European electricity grid hurtling towards disaster, Swiss commodities expert warns

A new paper from the Global Warming Policy Foundation shows that the European electricity grid is hurtling towards disaster, with its constituent nations closing reliable nuclear and fossil-fuelled power stations and hoping that interconnectors will make up the deficit.

According to the paper’s author, Alexander Stahel, a Swiss-based commodities expert, the European grid has relied on French and German power surpluses for many years. However, with nuclear power in both countries being wound down and likely to soon become net power importers, and with fierce international competition for scarce gas supplies, the whole continent is now left hoping for Scandinavian hydro power and occasional surpluses of UK wind to save them.

According to Stahel, the numbers just don’t add up, and he warns that restrictions on fossil fuel investment are making things dramatically worse.

“Fossil fuels are currently vital for keeping the lights on, but we are undermining the industry’s viability. It needs US$300 billion of re-investment every year, for oil and gas alone, just to maintain current production levels.

"However, convinced by policymakers that investments in production will become ‘stranded’, it is not even investing half this amount.”

Stahel says that Europe must simply accept that its decarbonisation targets are not achievable.

Alexander Stahel: “The Crisis of the European Energy System” (pdf)


Adverse Energy Taxes in the Inflation Reduction Act

The process of political meddling in energy markets is endless, an eternal truth that will not prove different for the energy provisions of the Inflation Reduction Act. Most public attention has been directed at the massive subsidies and favoritism directed at unconventional electricity — wind and solar power in particular — and electric vehicles, rather than the tax provisions, less prominent but deeply problematic.

Both sets of policies expand the effort to increase the use of uncompetitive energy expensive, unreliable, and environmentally destructive in place of conventional energyproven, reliable, efficient, and with environmental effects that have been addressed effectively by decades of regulation authorized by past legislation. Such a forced turn toward uncompetitive energy will continue to engender huge adverse effects with few benefits, a reality that policymakers in Europe, California, and elsewhere now have been forced to confront.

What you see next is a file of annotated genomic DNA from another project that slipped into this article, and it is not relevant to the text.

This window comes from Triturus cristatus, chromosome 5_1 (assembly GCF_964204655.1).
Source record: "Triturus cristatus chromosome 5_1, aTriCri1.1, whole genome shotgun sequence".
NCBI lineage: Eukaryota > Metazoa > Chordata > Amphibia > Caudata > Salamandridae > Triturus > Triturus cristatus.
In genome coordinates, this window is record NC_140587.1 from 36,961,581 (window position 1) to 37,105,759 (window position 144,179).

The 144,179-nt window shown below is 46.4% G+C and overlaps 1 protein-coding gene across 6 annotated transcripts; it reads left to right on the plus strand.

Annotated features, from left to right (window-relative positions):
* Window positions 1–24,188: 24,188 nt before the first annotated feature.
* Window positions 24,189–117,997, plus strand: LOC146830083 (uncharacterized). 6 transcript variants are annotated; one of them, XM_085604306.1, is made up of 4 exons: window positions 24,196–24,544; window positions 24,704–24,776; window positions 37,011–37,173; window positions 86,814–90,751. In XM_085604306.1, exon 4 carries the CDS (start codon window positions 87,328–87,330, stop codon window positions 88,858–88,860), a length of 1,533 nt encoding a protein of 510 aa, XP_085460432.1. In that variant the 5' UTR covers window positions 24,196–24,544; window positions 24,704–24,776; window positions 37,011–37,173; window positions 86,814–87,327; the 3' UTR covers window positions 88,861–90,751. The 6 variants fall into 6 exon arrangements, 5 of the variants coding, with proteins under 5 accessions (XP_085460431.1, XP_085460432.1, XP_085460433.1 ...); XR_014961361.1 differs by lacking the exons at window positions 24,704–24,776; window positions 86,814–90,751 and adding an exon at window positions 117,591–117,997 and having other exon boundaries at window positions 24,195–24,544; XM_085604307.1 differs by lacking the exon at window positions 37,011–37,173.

The tax provisions of the IRA have received less attention, but are likely to prove equally perverse. First, there is a reinstatement of the Hazardous Substance Superfund Financing tax (section 13601) on crude oil and petroleum products, the previous imposition of which ended in 1995. Put aside the fact that it is not the fossil energy producers or their customers who are responsible for pollution and cleanup problems at the Superfund sites; nor are they to blame for the massive mismanagement of the program over four decades. This tax — 16.4 cents per barrel — will cost energy producers about $1.2 billion per year, an outcome not consistent with the need to expand the availability of reliable energy.

Second, the IRA imposes two new taxes on methane emissions from crude oil and natural gas production. Section 60113 imposes per-metric ton fees ($900 in 2024, rising to $1500 in 2026) for methane emissions exceeding 0.2 percent of natural gas sold from a facility or 10 metric tons of methane per million barrels of oil produced. Section 50263 imposes the (new, higher) royalty rate for natural gas produced from future leases on federal land or the outer continental shelf on all such gas, even that lost because of necessary venting or flaring, with a few exceptions.

Put aside the reality that fossil producers have powerful incentives to minimize losses of natural gas that otherwise could be sold. The central justification for the tax on methane emissions is “climate” policy. U.S. methane emissions are 11 percent of all U.S. greenhouse gas emissions (on a CO2 equivalent basis). Were all U.S. methane emissions — not merely those from oil and gas production — reduced to zero, the global temperature reduction by 2100, using the Environmental Protection Agency climate model, would be 0.015 degrees C, an effect that would not be measurable in that the standard deviation of the surface temperature record is 0.11 degrees C.